- Details of how the accident occurred
- Details and photos (if possible) of the injuries suffered
- Details of any pre-existing conditions or previous injuries
- Details of expenses incurred because of the accident (e.g. medical bills)
- Details of the person(s) at fault for the accident
Identifying the correct person at fault when making a claim is extremely important. If the Injuries Board does not agree with you, you may be ordered to pay their legal fees.
Other important information for your personal injury claim:
- Medical Reports
- Form A (your application to the Injuries Board)
Assessment of Your Claim
If the Injuries Board concludes in your favour after assessing your claim,, they will suggest a settlement amount to be paid to you by the party at fault. You have 28 days to accept or reject the offer, and your solicitor will advise you.
The potential outcomes are:
- The Injuries Board issues an Order to Pay to the party at fault.
- The Injuries Board issues an authorisation to move to court proceedings that allows you to move the claim forward and issue legal proceedings to resolve the issue.
- If your claim does move to legal proceedings, most cases will settle before reaching a judge.
The Personal Injuries Assessment Board (PIAB) is the independent state body in Ireland that assesses personal injury compensation. If you have suffered an injury and believe you are entitled to compensation, you can submit a claim to PIAB. Your solicitor can help you prepare your claim for submission.
Book of Quantum
The Book of Quantum offers general guidelines to the level of compensation that someone may be awarded in a personal injury lawsuit in Ireland. It was compiled by the Personal Injuries Assessment Board following a review of Court Judgements relating to a list of injuries listed.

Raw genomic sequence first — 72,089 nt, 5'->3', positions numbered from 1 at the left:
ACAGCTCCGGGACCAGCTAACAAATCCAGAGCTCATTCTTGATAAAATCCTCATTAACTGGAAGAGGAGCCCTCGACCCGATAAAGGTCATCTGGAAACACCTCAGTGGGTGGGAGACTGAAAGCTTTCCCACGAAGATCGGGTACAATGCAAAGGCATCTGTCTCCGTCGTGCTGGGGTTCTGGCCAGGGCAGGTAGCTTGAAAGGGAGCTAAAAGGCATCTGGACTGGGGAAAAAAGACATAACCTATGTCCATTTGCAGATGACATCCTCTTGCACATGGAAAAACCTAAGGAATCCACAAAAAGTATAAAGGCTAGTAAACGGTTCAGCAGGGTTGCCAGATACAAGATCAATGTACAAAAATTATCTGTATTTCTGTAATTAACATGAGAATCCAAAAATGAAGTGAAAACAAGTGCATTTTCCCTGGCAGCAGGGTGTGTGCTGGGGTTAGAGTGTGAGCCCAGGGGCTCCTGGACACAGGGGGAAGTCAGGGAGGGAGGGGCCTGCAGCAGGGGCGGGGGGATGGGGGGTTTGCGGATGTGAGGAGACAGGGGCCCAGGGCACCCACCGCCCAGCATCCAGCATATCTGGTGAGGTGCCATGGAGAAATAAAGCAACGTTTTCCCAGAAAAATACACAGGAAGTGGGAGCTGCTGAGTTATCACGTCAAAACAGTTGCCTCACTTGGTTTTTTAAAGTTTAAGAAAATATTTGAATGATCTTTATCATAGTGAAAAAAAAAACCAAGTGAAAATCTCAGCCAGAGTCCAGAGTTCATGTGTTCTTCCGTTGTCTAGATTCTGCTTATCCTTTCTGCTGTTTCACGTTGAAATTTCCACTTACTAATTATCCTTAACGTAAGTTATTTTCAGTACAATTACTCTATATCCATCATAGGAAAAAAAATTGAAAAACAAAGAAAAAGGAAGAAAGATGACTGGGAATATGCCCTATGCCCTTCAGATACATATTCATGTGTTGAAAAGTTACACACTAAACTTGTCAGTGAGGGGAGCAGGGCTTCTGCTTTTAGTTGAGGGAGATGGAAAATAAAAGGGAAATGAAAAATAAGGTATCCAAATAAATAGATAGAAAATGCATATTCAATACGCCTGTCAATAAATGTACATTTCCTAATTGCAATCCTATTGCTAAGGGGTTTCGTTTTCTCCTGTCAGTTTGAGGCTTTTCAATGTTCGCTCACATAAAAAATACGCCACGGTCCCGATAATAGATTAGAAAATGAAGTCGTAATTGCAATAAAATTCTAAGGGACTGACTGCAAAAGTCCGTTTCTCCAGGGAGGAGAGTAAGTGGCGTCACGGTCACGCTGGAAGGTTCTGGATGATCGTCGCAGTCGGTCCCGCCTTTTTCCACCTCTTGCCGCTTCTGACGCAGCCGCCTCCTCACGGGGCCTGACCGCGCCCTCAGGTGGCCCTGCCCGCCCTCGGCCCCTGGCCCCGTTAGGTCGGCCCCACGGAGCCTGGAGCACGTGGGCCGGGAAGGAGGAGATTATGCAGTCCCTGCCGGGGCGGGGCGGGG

Legal Time Limits
You are allowed a certain amount of time to make a personal injury claim following an accident. These time limits are defined in the statute of limitations.
Usually, a person has two years less one day from the date of knowledge of their injury to bring a claim forward.
Personal Injury Legal Time Limits - Statute of Limitations
The date of knowledge is the date on which the injured person discovered the following:
- That they had been injured
- That the injury was significant
- That the injury resulted from negligence, nuisance or breach of duty by the party responsible for the accident
- They know the identity of the party at fault
The date of knowledge is often the day of the accident if the injuries are immediately noticeable. However, in some cases, an injury or illness may not become apparent for some time after the accident. In these cases, the date of knowledge is the date the injury was discovered. The claim is considered made once it is submitted to the Injuries Board.
Medical Negligence Legal Time Limits - Statute of Limitations
Medical negligence claims are not assessed by the Injuries Board, so the only way to stop the clock on the time limit is to issue legal proceedings. This makes it imperative to engage a solicitor as soon as possible after the date of knowledge in medical negligence cases.